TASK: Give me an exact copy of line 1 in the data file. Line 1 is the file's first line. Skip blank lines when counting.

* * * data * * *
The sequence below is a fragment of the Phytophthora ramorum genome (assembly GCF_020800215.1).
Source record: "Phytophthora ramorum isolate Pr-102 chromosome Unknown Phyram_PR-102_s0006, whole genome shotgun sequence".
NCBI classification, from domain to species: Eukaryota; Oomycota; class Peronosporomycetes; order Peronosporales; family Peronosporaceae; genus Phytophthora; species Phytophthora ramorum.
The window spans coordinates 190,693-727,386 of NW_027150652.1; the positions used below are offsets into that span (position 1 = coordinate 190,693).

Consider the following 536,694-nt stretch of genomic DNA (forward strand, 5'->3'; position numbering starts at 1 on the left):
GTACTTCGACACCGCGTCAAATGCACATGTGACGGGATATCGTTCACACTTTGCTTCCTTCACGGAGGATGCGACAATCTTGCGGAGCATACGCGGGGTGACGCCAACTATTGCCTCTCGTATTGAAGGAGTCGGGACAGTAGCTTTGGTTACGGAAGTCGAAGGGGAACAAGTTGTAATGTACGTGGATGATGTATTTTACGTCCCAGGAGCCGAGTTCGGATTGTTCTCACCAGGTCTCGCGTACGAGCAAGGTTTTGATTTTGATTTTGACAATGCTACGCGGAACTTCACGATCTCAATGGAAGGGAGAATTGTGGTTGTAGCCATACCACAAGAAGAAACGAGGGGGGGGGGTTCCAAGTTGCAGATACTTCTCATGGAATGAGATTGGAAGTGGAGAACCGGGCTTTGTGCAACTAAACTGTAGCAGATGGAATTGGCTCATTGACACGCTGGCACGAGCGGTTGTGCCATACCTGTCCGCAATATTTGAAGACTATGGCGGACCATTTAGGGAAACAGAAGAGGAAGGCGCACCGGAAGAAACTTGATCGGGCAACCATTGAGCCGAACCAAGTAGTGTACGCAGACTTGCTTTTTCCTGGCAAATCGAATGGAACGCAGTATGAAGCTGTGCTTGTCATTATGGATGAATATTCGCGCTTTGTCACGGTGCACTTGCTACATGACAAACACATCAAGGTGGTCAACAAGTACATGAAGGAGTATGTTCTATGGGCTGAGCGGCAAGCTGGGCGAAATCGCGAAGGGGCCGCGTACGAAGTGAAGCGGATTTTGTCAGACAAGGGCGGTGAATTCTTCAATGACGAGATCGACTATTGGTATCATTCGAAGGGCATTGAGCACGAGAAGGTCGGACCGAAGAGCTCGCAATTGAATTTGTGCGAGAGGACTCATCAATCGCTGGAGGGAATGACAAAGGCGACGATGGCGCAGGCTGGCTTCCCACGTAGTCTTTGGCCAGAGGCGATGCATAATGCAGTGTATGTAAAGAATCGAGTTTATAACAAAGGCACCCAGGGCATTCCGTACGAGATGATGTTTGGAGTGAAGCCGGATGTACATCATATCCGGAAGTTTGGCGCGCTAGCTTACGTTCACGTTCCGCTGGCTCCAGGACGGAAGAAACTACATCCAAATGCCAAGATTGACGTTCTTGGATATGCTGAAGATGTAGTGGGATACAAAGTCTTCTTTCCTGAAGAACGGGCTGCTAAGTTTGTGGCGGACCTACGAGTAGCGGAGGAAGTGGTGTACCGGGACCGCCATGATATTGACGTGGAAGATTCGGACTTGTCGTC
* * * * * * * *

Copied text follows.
The sequence below is a fragment of the Phytophthora ramorum genome (assembly GCF_020800215.1).